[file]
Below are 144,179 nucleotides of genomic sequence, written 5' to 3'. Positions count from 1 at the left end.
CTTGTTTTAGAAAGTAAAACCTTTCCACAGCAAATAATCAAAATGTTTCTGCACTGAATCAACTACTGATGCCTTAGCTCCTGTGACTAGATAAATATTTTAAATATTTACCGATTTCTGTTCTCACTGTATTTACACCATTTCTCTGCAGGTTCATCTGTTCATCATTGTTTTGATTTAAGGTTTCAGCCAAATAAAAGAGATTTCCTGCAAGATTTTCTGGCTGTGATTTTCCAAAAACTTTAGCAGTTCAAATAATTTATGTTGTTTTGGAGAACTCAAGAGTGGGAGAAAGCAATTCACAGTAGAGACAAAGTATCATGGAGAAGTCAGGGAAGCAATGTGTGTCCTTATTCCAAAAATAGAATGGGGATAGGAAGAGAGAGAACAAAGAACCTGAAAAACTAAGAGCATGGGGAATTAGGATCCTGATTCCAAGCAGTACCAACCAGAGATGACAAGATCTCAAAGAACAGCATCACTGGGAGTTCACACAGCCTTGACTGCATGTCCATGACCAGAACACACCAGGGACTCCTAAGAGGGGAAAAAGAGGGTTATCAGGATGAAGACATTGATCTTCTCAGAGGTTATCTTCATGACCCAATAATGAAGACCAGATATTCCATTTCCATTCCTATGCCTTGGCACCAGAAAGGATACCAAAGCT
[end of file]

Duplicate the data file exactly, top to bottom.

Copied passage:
Below are 144,179 nucleotides of genomic sequence, written 5' to 3'. Positions count from 1 at the left end.
CTTGTTTTAGAAAGTAAAACCTTTCCACAGCAAATAATCAAAATGTTTCTGCACTGAATCAACTACTGATGCCTTAGCTCCTGTGACTAGATAAATATTTTAAATATTTACCGATTTCTGTTCTCACTGTATTTACACCATTTCTCTGCAGGTTCATCTGTTCATCATTGTTTTGATTTAAGGTTTCAGCCAAATAAAAGAGATTTCCTGCAAGATTTTCTGGCTGTGATTTTCCAAAAACTTTAGCAGTTCAAATAATTTATGTTGTTTTGGAGAACTCAAGAGTGGGAGAAAGCAATTCACAGTAGAGACAAAGTATCATGGAGAAGTCAGGGAAGCAATGTGTGTCCTTATTCCAAAAATAGAATGGGGATAGGAAGAGAGAGAACAAAGAACCTGAAAAACTAAGAGCATGGGGAATTAGGATCCTGATTCCAAGCAGTACCAACCAGAGATGACAAGATCTCAAAGAACAGCATCACTGGGAGTTCACACAGCCTTGACTGCATGTCCATGACCAGAACACACCAGGGACTCCTAAGAGGGGAAAAAGAGGGTTATCAGGATGAAGACATTGATCTTCTCAGAGGTTATCTTCATGACCCAATAATGAAGACCAGATATTCCATTTCCATTCCTATGCCTTGGCACCAGAAAGGATACCAAAGCT